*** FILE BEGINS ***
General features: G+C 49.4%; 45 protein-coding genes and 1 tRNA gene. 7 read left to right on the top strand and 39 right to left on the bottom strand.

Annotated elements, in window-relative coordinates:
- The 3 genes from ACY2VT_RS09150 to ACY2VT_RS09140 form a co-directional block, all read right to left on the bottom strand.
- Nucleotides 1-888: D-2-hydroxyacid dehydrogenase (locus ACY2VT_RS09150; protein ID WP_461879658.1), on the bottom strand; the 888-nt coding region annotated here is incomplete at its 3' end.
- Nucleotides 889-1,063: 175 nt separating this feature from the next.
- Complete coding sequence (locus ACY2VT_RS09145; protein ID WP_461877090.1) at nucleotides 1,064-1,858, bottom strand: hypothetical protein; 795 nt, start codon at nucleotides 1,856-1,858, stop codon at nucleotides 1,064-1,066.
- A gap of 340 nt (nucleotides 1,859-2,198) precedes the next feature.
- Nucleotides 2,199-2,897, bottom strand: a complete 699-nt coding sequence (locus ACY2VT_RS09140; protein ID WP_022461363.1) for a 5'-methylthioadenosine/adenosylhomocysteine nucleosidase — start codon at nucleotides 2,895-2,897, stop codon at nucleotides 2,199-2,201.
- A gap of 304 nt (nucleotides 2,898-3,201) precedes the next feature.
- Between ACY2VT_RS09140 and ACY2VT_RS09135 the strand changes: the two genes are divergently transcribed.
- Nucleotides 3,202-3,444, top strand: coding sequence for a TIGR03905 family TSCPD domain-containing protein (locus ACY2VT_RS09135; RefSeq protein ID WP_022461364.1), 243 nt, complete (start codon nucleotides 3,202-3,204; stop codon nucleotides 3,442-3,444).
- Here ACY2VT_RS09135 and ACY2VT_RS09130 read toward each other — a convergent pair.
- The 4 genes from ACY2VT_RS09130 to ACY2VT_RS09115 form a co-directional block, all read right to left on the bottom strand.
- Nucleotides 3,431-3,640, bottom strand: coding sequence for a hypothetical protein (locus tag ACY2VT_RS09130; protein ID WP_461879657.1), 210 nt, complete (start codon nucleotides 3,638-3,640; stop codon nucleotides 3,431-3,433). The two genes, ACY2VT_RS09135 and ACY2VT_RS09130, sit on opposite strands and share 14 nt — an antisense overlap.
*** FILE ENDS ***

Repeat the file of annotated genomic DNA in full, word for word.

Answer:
General features: G+C 49.4%; 45 protein-coding genes and 1 tRNA gene. 7 read left to right on the top strand and 39 right to left on the bottom strand.

Annotated elements, in window-relative coordinates:
- The 3 genes from ACY2VT_RS09150 to ACY2VT_RS09140 form a co-directional block, all read right to left on the bottom strand.
- Nucleotides 1-888: D-2-hydroxyacid dehydrogenase (locus ACY2VT_RS09150; protein ID WP_461879658.1), on the bottom strand; the 888-nt coding region annotated here is incomplete at its 3' end.
- Nucleotides 889-1,063: 175 nt separating this feature from the next.
- Complete coding sequence (locus ACY2VT_RS09145; protein ID WP_461877090.1) at nucleotides 1,064-1,858, bottom strand: hypothetical protein; 795 nt, start codon at nucleotides 1,856-1,858, stop codon at nucleotides 1,064-1,066.
- A gap of 340 nt (nucleotides 1,859-2,198) precedes the next feature.
- Nucleotides 2,199-2,897, bottom strand: a complete 699-nt coding sequence (locus ACY2VT_RS09140; protein ID WP_022461363.1) for a 5'-methylthioadenosine/adenosylhomocysteine nucleosidase — start codon at nucleotides 2,895-2,897, stop codon at nucleotides 2,199-2,201.
- A gap of 304 nt (nucleotides 2,898-3,201) precedes the next feature.
- Between ACY2VT_RS09140 and ACY2VT_RS09135 the strand changes: the two genes are divergently transcribed.
- Nucleotides 3,202-3,444, top strand: coding sequence for a TIGR03905 family TSCPD domain-containing protein (locus ACY2VT_RS09135; RefSeq protein ID WP_022461364.1), 243 nt, complete (start codon nucleotides 3,202-3,204; stop codon nucleotides 3,442-3,444).
- Here ACY2VT_RS09135 and ACY2VT_RS09130 read toward each other — a convergent pair.
- The 4 genes from ACY2VT_RS09130 to ACY2VT_RS09115 form a co-directional block, all read right to left on the bottom strand.
- Nucleotides 3,431-3,640, bottom strand: coding sequence for a hypothetical protein (locus tag ACY2VT_RS09130; protein ID WP_461879657.1), 210 nt, complete (start codon nucleotides 3,638-3,640; stop codon nucleotides 3,431-3,433). The two genes, ACY2VT_RS09135 and ACY2VT_RS09130, sit on opposite strands and share 14 nt — an antisense overlap.